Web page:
It is probably an understatement to say the Yes side in the upcoming transportation referendum has its work cut out for it.
This week, West Vancouver Mayor Michael Smith made his case for the No camp, saying that deciding something as complicated as how transit should be funded is not a question for a referendum. Mr. Smith says while the need for transit is not in dispute, the government has no right to ask taxpayers for more money unless it can assure them it will be well spent. He says TransLink doesn't have a reputation as a well-managed corporation that delivers good value.
While the Yes side wants us all to imagine a future with a first-rate transit and transportation system, like it or not, this referendum has come down to how Metro Vancouver residents feel about TransLink and whether the transportation authority deserves another dime.
That means that, as well as making all of the standard arguments for why the region needs better transit, the Yes side has been put in the unenviable position of defending TransLink. With fare gates collecting dust for more than two years, the widely reported executive salaries and bonuses, an expensive and ever-growing transit police force, and service disruptions that have stranded tens of thousands of riders, it's a hard sell.
All those negatives are hardly outweighed by the tepid "no one is perfect" and "they're not that bad" defences half-heartedly tossed out by the Yessers. Even the ballot acknowledges the skepticism of the public, making it clear that only projects in the Mayors' Transportation Plan would be funded with the 0.5-per-cent tax, and that revenues and expenditures would be subject to annual independent audits.
The challenge between now and mid-March, when the ballots are mailed out, is to re-cast TransLink as a source of good. Sure, the SkyTrain runs well most of the time, we're told executive compensation is in line with what executives get at a billion-dollar private corporation, and fare gates were foisted upon TransLink by the province, but no one wants to hear any of that.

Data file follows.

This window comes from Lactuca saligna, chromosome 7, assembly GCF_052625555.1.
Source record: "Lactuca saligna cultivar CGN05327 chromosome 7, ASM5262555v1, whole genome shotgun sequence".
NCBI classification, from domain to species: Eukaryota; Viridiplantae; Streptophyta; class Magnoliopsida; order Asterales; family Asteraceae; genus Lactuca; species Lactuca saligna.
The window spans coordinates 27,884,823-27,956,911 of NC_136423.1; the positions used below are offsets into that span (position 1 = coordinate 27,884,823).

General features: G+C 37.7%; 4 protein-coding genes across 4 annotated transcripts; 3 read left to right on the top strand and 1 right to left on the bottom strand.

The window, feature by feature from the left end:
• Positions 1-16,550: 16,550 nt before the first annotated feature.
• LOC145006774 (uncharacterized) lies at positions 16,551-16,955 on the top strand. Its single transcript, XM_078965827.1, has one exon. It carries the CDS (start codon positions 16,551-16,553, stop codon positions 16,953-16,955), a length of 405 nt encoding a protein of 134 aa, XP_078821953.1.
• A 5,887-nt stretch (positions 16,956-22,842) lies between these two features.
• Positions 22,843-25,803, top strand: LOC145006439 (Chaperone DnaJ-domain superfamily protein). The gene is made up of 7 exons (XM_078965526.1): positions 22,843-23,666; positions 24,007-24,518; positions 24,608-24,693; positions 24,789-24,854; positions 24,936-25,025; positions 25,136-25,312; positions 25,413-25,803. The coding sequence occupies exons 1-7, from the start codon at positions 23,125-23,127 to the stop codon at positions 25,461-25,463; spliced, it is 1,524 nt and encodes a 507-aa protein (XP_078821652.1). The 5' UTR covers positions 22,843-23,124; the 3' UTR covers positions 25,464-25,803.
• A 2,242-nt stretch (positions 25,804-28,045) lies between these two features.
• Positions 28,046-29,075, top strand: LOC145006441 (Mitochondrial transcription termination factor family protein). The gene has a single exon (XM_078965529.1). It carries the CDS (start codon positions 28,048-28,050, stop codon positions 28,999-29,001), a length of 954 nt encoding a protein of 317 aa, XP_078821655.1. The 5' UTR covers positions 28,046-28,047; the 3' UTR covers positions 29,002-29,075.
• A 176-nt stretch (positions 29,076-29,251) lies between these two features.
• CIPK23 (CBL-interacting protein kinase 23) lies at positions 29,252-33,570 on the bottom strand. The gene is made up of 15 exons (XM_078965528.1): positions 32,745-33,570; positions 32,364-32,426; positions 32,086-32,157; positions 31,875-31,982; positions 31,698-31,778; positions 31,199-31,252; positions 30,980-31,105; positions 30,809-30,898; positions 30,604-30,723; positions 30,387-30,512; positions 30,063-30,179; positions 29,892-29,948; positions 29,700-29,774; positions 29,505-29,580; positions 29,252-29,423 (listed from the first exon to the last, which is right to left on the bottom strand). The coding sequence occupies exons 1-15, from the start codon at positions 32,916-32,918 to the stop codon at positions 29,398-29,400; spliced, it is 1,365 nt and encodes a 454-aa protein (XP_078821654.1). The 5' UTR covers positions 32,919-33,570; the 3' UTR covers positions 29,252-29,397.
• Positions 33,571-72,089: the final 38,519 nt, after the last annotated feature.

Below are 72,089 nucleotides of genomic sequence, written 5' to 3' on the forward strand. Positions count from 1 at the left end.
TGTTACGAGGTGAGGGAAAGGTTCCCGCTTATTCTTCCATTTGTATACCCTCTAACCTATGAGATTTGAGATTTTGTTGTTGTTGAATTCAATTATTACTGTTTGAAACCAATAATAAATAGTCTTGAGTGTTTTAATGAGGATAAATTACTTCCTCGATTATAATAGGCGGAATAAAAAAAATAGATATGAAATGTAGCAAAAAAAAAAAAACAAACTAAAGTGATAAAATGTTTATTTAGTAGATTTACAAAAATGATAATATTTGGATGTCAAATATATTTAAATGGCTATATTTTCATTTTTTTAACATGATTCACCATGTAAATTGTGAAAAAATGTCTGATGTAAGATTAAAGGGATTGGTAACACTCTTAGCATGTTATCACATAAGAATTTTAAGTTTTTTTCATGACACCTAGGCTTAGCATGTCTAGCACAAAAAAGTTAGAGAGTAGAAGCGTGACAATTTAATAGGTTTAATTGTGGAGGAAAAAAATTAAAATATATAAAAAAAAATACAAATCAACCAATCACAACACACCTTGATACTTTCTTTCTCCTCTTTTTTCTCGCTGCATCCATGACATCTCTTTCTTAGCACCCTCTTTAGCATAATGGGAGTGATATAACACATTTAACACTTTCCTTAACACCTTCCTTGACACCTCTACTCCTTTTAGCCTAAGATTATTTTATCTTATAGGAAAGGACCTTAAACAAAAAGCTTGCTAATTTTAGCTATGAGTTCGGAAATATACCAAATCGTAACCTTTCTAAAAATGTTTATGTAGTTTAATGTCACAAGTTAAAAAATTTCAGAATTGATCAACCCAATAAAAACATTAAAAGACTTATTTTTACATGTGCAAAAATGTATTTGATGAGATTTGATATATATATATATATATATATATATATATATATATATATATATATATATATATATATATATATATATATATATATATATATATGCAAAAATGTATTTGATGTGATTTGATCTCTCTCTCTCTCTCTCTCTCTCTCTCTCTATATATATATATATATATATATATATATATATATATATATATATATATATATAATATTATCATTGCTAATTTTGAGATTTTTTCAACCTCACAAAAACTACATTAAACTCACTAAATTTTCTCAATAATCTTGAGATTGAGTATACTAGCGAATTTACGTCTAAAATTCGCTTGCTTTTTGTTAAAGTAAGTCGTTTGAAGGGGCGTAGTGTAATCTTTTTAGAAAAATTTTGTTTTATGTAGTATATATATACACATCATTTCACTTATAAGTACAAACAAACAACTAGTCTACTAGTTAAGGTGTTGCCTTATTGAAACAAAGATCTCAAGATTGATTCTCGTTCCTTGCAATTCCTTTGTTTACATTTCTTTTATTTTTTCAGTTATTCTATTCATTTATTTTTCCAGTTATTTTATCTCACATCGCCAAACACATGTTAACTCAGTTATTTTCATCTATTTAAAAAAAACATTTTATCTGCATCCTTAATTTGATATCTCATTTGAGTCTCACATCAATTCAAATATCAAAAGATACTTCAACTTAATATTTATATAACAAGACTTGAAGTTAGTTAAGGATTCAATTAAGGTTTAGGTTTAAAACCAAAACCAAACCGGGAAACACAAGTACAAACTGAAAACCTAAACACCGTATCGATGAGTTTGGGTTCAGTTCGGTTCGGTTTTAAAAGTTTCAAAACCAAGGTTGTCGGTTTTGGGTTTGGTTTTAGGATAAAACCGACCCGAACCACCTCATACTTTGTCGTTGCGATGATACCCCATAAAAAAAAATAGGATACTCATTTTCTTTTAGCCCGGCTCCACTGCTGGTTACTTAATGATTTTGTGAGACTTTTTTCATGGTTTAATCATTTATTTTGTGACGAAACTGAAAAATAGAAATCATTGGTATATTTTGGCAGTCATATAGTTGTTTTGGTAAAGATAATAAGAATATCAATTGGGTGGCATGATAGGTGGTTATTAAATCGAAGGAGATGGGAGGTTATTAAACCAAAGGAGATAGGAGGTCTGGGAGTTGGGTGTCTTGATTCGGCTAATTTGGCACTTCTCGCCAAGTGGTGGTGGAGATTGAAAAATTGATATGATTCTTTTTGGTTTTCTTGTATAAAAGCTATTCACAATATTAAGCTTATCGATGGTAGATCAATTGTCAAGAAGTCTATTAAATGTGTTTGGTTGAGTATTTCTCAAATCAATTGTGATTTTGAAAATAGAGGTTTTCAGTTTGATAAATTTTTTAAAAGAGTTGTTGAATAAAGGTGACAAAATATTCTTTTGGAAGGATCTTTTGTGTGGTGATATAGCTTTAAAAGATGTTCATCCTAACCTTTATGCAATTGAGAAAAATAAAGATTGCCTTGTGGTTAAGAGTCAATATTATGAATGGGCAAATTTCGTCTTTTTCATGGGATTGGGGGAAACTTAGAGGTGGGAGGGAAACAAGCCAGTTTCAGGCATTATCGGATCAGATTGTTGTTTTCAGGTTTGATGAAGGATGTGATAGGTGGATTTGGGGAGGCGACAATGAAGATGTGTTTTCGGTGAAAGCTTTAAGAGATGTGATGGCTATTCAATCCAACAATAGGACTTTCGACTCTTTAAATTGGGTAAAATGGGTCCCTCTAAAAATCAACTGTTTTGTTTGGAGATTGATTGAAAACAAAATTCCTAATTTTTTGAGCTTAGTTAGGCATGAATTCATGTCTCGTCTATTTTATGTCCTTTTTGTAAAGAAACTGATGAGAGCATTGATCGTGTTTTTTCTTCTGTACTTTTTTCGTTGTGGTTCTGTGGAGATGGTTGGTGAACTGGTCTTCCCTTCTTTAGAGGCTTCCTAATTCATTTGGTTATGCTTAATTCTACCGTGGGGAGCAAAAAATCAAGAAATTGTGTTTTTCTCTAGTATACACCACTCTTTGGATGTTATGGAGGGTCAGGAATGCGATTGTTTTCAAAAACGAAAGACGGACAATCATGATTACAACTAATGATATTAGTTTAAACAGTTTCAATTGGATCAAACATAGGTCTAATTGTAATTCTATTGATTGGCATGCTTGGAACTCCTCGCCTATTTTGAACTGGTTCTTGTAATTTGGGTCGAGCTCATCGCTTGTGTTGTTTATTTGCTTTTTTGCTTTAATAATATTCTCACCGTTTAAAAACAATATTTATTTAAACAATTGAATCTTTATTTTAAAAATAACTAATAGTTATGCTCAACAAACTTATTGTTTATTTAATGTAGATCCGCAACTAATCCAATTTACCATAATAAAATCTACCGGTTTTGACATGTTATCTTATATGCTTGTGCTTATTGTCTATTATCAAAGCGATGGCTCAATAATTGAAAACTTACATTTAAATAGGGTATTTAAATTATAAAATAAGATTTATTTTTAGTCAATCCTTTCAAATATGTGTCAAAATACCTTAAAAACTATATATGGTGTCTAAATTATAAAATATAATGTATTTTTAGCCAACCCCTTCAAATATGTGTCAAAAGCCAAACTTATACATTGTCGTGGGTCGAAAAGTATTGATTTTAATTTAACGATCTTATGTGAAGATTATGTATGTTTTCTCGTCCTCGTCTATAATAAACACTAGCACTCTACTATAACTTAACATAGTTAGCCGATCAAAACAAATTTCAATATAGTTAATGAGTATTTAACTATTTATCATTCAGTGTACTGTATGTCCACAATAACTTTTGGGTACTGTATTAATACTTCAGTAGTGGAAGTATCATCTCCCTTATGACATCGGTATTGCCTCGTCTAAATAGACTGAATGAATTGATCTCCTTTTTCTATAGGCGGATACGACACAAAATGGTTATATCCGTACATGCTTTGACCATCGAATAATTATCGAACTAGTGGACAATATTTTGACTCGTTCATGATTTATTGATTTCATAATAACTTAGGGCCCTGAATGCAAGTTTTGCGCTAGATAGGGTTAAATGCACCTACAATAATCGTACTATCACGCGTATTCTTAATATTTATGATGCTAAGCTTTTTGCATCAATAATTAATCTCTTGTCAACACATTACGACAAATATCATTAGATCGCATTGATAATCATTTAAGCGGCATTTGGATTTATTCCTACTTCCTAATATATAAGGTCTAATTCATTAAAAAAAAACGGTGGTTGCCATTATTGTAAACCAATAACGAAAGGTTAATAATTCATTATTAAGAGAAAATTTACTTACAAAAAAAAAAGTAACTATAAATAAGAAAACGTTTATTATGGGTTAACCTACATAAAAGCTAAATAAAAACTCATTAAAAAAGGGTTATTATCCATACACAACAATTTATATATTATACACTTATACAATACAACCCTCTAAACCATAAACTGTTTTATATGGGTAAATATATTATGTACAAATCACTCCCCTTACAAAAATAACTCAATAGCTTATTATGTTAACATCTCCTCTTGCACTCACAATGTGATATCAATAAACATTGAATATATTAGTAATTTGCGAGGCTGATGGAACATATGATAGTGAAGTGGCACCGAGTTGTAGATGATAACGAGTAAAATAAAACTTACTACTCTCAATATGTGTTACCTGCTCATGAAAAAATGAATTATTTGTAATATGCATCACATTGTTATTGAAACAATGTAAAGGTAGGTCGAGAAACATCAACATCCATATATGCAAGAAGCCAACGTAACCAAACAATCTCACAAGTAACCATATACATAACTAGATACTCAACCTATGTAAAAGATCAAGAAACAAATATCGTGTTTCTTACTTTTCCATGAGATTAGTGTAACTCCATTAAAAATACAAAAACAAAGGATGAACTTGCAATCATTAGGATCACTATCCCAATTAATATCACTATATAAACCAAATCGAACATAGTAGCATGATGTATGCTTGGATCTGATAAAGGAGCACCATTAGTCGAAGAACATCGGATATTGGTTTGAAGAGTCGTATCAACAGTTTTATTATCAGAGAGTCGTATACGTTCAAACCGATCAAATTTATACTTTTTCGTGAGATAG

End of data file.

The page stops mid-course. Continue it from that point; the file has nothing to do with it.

What the Yes side needs are messages that are uncomplicated and easy to digest.
TransLink doesn't just need to "change the channel," it needs to hit that little button on the bottom of the remote that takes the signal from an entirely different source, like Netflix or YouTube or something.
Think there's nothing good to say about TransLink? Think again:
TransLink has never held captive cetaceans
This is true. Never mind the obvious "why would they?" question. When it comes to whales and dolphins in captivity or the capture of cetaceans in the wild, TransLink's hands are clean.
Since its inception in 1998, TransLink has never had a single tailings pond breach
While there have been changes to the governance structure of the authority, at no time has a TransLink dam been compromised or spilled mine tailings into a pristine lake.
Not a single TransLink bus operator job has been outsourced to a foreign country
All TransLink bus operators live within driving distance of Metro Vancouver and contribute to the local economy.
TransLink has not contributed to the spread of Ebola
Sure, you may suspect that you picked up something after being coughed on during an arduous crosstown ride on the No. 14, but Ebola? No way.
TransLink opposes terrorism
TransLink believes that terrorists are bad.
TransLink does not cause earthquakes
The occasional sinkhole, maybe. But TransLink has not been responsible for any detectable earthquakes or damage resulting from a major quake. Same goes for tsunamis.
TransLink does not now, and will never transport oil products on any of its light rail lines
The opportunity to do so may not have arisen, but rest assured when it does, TransLink will forcefully probably decline.
TransLink is not sitting atop an aging nuclear arsenal
The likelihood of a nuclear catastrophe triggered by a TransLink employee is virtually zero.
Translink thinks kids should stay off drugs and stay in school
TransLink transports thousands of healthy, non-drug-using young people to and from school every day.
By promoting these nine messages leading up to the plebiscite, TransLink has an opportunity to sway public sentiment in its favour.
Sure, it does nothing to educate the public about what we'll be voting on, but this isn't about what we know. It's about how we feel.
Stephen Quinn is the host of On the Coast on CBC Radio One, 690 AM and 88.1 FM in Vancouver. @cbcstephenquinn